Close this search box.
Close this search box.

Share the news:


At this point, at the peak of technological progress, most innovative SMEs understand the importance of adequately protecting their intangible assets, but they may not be as aware of the importance of focusing on and planning for the activation of the front where legal battles will be fought when the company takes off internationally and has to engage in the different commercial traffic of each relevant State.

According to EPO/EUIPO, SMEs account for 99% of EU enterprises, employ two out of three workers, and produce 57% of GDP (1). However, only 9% opt for intellectual property rights registration, in contrast to 40% of large companies (1).

There is a clear positive correlation between the generation of intellectual property rights and the economic progression of the company, whether this SME (High-Growth Firm, HGF) or large enterprise, indicating a greater ability to sustain growth through the creation, protection, and exploitation of intellectual property rights (1).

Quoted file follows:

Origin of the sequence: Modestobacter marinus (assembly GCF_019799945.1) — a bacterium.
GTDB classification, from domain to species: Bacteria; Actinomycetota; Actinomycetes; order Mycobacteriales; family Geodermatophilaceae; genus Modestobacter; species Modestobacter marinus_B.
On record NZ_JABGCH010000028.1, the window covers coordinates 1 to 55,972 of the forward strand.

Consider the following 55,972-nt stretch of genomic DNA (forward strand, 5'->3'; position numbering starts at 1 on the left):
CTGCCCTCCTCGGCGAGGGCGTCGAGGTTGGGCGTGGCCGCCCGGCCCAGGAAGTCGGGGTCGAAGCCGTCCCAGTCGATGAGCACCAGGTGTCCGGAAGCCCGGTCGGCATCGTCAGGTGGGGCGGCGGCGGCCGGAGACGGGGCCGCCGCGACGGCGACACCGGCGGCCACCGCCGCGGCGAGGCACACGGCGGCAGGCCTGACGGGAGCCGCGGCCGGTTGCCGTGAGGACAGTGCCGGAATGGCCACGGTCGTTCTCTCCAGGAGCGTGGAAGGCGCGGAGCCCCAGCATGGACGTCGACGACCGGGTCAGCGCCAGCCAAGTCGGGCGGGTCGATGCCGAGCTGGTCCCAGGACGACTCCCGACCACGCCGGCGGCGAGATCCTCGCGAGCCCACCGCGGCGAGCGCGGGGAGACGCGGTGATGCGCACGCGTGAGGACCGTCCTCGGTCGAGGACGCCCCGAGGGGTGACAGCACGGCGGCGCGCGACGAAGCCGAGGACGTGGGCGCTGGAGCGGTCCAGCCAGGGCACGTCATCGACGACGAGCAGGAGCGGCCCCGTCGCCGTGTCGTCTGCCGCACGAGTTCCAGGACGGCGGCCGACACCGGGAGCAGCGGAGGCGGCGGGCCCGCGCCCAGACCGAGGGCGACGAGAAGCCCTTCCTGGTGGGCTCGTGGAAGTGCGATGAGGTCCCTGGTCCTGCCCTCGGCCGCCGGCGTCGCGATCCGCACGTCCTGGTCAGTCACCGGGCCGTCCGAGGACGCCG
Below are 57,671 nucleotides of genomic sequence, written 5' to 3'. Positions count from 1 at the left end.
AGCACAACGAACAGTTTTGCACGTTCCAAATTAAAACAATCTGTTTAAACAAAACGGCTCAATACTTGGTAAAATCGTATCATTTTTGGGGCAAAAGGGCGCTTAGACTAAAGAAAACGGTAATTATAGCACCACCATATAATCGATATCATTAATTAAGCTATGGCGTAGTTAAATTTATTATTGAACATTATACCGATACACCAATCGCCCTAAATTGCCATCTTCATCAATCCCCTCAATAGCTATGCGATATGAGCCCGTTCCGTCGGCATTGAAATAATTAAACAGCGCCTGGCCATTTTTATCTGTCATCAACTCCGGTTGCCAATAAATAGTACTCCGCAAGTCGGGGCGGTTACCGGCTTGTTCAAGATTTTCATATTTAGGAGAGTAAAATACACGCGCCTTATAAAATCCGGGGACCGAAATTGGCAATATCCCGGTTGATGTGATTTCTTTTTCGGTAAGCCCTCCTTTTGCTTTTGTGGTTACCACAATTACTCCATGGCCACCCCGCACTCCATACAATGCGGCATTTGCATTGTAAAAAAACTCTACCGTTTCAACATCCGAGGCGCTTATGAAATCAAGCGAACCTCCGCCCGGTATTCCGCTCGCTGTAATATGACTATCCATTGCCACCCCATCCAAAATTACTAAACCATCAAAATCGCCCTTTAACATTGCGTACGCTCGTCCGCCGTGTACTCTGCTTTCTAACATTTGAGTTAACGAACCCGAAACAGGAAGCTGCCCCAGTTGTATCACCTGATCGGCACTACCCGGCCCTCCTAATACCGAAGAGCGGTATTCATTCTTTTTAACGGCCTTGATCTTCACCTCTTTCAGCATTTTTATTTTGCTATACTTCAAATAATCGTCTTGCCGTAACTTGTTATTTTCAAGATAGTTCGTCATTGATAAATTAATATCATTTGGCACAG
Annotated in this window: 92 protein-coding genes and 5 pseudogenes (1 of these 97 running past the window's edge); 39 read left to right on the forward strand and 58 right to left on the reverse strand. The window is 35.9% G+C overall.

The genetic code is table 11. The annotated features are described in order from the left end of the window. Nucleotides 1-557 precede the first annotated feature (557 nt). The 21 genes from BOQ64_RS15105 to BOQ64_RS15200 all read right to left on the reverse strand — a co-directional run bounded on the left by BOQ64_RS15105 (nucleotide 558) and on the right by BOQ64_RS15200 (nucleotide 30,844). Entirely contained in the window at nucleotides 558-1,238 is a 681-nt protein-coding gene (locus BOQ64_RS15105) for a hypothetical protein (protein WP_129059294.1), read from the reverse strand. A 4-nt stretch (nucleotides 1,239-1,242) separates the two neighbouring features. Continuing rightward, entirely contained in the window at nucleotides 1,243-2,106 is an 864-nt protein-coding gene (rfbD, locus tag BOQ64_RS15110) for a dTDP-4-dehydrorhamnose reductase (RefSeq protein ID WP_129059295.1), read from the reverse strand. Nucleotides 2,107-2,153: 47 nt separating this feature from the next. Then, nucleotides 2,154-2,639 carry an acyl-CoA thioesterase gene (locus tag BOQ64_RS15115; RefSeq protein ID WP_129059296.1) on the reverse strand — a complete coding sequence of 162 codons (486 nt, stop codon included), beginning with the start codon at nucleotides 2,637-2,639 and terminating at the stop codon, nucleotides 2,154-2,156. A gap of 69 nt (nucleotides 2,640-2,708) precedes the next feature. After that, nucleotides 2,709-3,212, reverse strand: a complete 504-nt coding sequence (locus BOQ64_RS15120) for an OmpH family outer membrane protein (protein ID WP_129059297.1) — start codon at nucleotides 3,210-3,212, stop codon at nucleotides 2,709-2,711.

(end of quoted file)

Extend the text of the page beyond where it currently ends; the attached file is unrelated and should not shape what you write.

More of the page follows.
To ensure that innovative SMEs that do not bet on Intellectual Property as an essential business asset (91%), come to access, use and exploit such assets (e.g. patents, trademarks, and designs), it is necessary to generate support tools that encourage this bet. Access to assets can be relatively expensive for the SME but when it comes to litigating to exercise its rights through the Courts in the States in which the infringement is committed, but the defense/attack becomes impossible as the owner is who must take on the active defense and bear financial costs, which can far exceed the net profit of the company in several fiscal years. According to a recent publication of the World Intellectual Property Organization (2), the median first instance costs of patent litigation are between the following values per Jurisdiction (in US$ millions): United States of America 1-6 / Japan 0.3-0.5 / China 0.02-0.15 / Korea 0.15-0.4 M / Germany 0.09-0.25 / United Kingdom 1-2 / France 0.06-0.25 / Netherlands 0.07-0.25.